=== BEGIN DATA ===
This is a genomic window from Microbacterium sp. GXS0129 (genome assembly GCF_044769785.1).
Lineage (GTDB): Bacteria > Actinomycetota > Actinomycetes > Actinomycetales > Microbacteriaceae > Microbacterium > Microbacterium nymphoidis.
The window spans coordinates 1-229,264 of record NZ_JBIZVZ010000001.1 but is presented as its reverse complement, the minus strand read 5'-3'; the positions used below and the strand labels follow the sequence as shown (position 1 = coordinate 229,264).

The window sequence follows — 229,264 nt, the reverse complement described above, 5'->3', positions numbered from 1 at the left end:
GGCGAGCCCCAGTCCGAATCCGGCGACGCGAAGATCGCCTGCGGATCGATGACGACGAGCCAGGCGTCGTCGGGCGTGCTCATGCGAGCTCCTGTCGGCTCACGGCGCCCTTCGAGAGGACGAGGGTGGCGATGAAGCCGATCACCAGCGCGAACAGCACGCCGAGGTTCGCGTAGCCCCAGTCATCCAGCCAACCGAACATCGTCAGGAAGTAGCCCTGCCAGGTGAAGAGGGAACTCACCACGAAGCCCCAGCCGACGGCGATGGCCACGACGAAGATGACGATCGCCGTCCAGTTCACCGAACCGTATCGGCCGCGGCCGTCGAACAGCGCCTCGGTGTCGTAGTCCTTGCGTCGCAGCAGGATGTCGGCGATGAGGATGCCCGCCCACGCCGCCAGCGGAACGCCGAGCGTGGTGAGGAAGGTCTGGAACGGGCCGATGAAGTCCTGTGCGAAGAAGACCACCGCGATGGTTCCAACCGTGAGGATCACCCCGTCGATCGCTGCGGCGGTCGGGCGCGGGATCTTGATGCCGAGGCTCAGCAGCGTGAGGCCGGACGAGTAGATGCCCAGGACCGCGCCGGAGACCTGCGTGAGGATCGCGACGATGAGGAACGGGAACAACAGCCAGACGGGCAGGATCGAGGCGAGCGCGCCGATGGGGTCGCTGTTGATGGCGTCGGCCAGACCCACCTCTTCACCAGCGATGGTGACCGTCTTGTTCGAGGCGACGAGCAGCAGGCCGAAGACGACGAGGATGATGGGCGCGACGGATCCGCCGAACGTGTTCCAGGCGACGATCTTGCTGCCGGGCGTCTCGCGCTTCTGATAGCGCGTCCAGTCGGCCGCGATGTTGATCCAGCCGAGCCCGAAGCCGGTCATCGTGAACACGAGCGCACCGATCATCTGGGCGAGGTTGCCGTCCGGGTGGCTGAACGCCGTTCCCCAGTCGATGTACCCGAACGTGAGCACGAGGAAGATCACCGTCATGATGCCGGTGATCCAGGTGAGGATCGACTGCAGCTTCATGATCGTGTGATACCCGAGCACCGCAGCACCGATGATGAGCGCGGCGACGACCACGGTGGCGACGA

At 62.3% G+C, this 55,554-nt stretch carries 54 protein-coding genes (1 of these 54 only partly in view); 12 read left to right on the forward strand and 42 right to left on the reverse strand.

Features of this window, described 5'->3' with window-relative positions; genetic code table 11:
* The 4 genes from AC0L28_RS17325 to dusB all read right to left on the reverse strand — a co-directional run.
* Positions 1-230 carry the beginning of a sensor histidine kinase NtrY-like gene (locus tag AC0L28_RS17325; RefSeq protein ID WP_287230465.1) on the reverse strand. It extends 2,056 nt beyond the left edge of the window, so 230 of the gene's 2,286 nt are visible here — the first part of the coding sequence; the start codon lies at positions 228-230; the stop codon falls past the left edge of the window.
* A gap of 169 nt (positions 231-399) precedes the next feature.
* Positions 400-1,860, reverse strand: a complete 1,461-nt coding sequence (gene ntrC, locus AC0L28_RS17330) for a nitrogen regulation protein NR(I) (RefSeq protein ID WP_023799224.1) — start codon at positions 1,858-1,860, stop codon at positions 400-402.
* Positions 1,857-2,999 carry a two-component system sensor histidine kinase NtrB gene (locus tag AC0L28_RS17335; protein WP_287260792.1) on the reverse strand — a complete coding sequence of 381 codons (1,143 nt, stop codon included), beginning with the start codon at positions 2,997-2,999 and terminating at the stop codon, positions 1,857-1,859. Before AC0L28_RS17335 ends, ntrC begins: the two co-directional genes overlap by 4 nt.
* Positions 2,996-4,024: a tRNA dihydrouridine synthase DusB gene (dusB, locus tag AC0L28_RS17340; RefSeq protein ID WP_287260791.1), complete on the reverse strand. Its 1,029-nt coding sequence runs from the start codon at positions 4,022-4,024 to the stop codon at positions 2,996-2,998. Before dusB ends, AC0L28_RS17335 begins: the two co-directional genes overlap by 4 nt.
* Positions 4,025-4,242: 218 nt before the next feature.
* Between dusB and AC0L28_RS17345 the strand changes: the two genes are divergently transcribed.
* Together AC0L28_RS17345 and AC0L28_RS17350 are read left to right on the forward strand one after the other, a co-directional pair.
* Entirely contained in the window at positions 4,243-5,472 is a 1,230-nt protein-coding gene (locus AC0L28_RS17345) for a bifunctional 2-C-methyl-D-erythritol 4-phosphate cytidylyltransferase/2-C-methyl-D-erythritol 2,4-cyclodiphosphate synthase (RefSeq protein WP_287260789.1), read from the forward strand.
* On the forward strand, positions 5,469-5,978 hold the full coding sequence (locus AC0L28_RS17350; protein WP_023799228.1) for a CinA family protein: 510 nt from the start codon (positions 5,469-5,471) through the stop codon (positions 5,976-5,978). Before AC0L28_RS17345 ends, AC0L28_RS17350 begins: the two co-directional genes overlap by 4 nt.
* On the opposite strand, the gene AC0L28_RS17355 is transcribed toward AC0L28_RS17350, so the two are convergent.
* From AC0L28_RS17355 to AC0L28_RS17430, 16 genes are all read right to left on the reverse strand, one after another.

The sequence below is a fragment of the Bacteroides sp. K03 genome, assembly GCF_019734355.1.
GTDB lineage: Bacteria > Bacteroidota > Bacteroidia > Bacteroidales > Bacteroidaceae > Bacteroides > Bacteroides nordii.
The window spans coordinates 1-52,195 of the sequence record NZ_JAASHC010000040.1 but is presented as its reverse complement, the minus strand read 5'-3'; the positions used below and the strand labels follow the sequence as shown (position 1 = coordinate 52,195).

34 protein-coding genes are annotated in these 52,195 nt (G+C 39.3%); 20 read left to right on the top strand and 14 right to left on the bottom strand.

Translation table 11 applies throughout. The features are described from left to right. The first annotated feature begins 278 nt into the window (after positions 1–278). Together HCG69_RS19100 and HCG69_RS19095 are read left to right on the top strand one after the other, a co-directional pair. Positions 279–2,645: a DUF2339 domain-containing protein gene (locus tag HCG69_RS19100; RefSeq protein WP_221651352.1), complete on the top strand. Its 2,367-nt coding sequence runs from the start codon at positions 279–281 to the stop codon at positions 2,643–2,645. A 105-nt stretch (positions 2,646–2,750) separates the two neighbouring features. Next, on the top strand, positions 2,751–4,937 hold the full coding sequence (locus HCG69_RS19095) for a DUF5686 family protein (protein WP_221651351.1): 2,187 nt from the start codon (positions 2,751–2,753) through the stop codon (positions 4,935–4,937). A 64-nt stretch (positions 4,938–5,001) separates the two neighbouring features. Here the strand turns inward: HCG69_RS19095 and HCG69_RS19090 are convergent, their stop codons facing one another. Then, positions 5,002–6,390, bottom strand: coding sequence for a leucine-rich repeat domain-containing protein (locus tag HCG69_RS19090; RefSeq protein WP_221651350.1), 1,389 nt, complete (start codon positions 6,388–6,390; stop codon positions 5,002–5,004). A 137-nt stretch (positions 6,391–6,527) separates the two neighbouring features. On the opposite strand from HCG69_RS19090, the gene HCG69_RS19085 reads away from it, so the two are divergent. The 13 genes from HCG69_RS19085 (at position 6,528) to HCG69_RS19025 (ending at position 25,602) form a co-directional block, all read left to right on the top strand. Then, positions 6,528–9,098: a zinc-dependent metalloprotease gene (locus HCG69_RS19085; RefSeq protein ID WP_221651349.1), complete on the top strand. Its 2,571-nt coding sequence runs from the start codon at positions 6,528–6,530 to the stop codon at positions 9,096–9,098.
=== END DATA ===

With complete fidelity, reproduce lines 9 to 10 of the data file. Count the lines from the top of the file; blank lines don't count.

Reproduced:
* Positions 1-230 carry the beginning of a sensor histidine kinase NtrY-like gene (locus tag AC0L28_RS17325; RefSeq protein ID WP_287230465.1) on the reverse strand. It extends 2,056 nt beyond the left edge of the window, so 230 of the gene's 2,286 nt are visible here — the first part of the coding sequence; the start codon lies at positions 228-230; the stop codon falls past the left edge of the window.
* A gap of 169 nt (positions 231-399) precedes the next feature.